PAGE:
“Cervine Occurrence” by R.T. Smith

R.T. Smith


Dressed in leaf green in our blind
we could drink only water. My father

said a sharp buck could smell any other
substance for miles. I was hungry

for biscuits swabbed with butter,
but he promised I’d learn to savor

the hunter’s breakfast that follows
a clean kill—eggs over easy,

sourdough rolls and more
sausage than any wolf could wolf

down. We sat so still we might be ivy
or buckbrush. “Keep your safety

on,” he said. “When the red spot shows,
you are deadly.”

I had slipped my one chilly bullet
into the chamber. Why would I want

to end the life of any sleek creature
who was not my enemy?

But this was man work, and my
school friends already spoke

about the loud crack and blow
to the shoulder, hot blood on the cheek

and the smile photo after.
I had sworn in silence I would refuse

to squeeze that trigger,
but then between my rifle and never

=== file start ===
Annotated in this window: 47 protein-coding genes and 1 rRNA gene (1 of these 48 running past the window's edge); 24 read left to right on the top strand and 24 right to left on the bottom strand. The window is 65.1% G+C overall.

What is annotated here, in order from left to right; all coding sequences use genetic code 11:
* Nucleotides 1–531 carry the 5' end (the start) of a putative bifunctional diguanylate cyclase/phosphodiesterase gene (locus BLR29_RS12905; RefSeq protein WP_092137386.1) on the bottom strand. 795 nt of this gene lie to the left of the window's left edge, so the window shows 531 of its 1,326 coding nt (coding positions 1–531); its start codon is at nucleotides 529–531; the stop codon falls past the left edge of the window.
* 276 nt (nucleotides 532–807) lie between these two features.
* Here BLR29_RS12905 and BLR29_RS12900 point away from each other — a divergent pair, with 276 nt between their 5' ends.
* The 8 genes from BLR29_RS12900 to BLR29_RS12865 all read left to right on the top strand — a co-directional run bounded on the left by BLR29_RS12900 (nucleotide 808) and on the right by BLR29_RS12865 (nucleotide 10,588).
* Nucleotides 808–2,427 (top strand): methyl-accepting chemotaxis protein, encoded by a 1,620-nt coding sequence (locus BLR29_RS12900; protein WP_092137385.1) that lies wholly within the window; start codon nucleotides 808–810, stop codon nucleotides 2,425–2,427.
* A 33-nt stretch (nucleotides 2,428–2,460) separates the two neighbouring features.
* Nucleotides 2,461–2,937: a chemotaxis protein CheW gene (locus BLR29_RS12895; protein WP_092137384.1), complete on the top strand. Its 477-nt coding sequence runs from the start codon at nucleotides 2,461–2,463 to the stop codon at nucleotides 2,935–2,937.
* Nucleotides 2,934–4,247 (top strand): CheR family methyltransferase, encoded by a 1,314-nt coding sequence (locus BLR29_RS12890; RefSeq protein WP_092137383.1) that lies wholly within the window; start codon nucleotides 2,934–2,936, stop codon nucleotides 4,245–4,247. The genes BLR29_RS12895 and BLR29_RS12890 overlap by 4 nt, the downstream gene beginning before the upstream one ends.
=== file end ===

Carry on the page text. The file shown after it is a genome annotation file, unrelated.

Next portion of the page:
ever the deer stepped and fell.

from Rattle #39, Spring 2013
Tribute to Southern Poets


R.T. Smith (Virginia): “Last year, as I was looking at a photo in the local newspaper of a boy and his first deer kill, I thought of my own first hunt, which seemed hallucinogenic, and still does. The older I get, the more I wonder if I learned the lessons about manhood that my elders wanted me to learn, or if I learned others that would disappoint them. I know I wanted to belong, but I did not want to kill that deer, despite the promise of acceptance, breakfast, whatever. I did it then and have done it since, both proud and a little ashamed of being blooded. It’s a paradox that won’t leave me alone, and maybe the title, which is anything but visceral and immediate, and euphemizing the actual shooting at the end, constitute my attempt to insulate the violence.”

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